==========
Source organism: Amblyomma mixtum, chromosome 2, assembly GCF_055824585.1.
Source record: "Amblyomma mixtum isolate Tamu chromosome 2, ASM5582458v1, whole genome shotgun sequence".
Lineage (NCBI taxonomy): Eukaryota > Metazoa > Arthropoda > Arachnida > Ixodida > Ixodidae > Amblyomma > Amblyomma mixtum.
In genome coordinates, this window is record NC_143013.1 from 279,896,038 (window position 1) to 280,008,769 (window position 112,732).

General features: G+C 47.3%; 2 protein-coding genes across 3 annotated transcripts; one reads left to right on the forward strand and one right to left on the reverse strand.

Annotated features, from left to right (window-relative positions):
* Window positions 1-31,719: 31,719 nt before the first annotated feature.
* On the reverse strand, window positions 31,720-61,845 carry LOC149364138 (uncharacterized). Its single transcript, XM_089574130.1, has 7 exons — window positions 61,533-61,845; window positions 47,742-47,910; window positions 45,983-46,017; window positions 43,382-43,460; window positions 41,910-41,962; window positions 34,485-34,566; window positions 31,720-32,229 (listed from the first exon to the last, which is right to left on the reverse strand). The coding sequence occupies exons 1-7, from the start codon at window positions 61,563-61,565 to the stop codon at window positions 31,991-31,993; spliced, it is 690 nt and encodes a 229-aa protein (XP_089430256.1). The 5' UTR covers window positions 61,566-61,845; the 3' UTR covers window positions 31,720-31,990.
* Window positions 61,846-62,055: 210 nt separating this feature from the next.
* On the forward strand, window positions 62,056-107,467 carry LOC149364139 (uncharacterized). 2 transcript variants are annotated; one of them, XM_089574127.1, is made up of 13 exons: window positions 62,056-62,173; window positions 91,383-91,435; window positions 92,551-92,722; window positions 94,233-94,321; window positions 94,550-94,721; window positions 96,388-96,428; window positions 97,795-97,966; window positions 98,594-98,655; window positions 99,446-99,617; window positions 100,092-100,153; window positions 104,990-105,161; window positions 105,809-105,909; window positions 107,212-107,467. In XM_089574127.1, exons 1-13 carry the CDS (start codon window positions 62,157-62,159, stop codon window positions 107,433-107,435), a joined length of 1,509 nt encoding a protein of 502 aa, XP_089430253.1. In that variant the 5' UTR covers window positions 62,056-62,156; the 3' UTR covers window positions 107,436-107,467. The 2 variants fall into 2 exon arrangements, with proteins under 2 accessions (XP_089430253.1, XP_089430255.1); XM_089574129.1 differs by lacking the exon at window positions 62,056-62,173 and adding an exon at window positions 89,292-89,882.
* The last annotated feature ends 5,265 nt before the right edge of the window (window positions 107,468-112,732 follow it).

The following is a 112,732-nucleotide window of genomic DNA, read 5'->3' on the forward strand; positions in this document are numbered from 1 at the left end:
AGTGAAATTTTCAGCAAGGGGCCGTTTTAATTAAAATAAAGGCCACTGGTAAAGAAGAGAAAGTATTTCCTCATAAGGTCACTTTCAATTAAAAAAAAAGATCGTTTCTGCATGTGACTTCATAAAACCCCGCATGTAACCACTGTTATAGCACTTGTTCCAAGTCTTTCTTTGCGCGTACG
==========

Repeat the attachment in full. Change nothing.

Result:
Source organism: Amblyomma mixtum, chromosome 2, assembly GCF_055824585.1.
Source record: "Amblyomma mixtum isolate Tamu chromosome 2, ASM5582458v1, whole genome shotgun sequence".
Lineage (NCBI taxonomy): Eukaryota > Metazoa > Arthropoda > Arachnida > Ixodida > Ixodidae > Amblyomma > Amblyomma mixtum.
In genome coordinates, this window is record NC_143013.1 from 279,896,038 (window position 1) to 280,008,769 (window position 112,732).

General features: G+C 47.3%; 2 protein-coding genes across 3 annotated transcripts; one reads left to right on the forward strand and one right to left on the reverse strand.

Annotated features, from left to right (window-relative positions):
* Window positions 1-31,719: 31,719 nt before the first annotated feature.
* On the reverse strand, window positions 31,720-61,845 carry LOC149364138 (uncharacterized). Its single transcript, XM_089574130.1, has 7 exons — window positions 61,533-61,845; window positions 47,742-47,910; window positions 45,983-46,017; window positions 43,382-43,460; window positions 41,910-41,962; window positions 34,485-34,566; window positions 31,720-32,229 (listed from the first exon to the last, which is right to left on the reverse strand). The coding sequence occupies exons 1-7, from the start codon at window positions 61,563-61,565 to the stop codon at window positions 31,991-31,993; spliced, it is 690 nt and encodes a 229-aa protein (XP_089430256.1). The 5' UTR covers window positions 61,566-61,845; the 3' UTR covers window positions 31,720-31,990.
* Window positions 61,846-62,055: 210 nt separating this feature from the next.
* On the forward strand, window positions 62,056-107,467 carry LOC149364139 (uncharacterized). 2 transcript variants are annotated; one of them, XM_089574127.1, is made up of 13 exons: window positions 62,056-62,173; window positions 91,383-91,435; window positions 92,551-92,722; window positions 94,233-94,321; window positions 94,550-94,721; window positions 96,388-96,428; window positions 97,795-97,966; window positions 98,594-98,655; window positions 99,446-99,617; window positions 100,092-100,153; window positions 104,990-105,161; window positions 105,809-105,909; window positions 107,212-107,467. In XM_089574127.1, exons 1-13 carry the CDS (start codon window positions 62,157-62,159, stop codon window positions 107,433-107,435), a joined length of 1,509 nt encoding a protein of 502 aa, XP_089430253.1. In that variant the 5' UTR covers window positions 62,056-62,156; the 3' UTR covers window positions 107,436-107,467. The 2 variants fall into 2 exon arrangements, with proteins under 2 accessions (XP_089430253.1, XP_089430255.1); XM_089574129.1 differs by lacking the exon at window positions 62,056-62,173 and adding an exon at window positions 89,292-89,882.
* The last annotated feature ends 5,265 nt before the right edge of the window (window positions 107,468-112,732 follow it).

The following is a 112,732-nucleotide window of genomic DNA, read 5'->3' on the forward strand; positions in this document are numbered from 1 at the left end:
AGTGAAATTTTCAGCAAGGGGCCGTTTTAATTAAAATAAAGGCCACTGGTAAAGAAGAGAAAGTATTTCCTCATAAGGTCACTTTCAATTAAAAAAAAAGATCGTTTCTGCATGTGACTTCATAAAACCCCGCATGTAACCACTGTTATAGCACTTGTTCCAAGTCTTTCTTTGCGCGTACG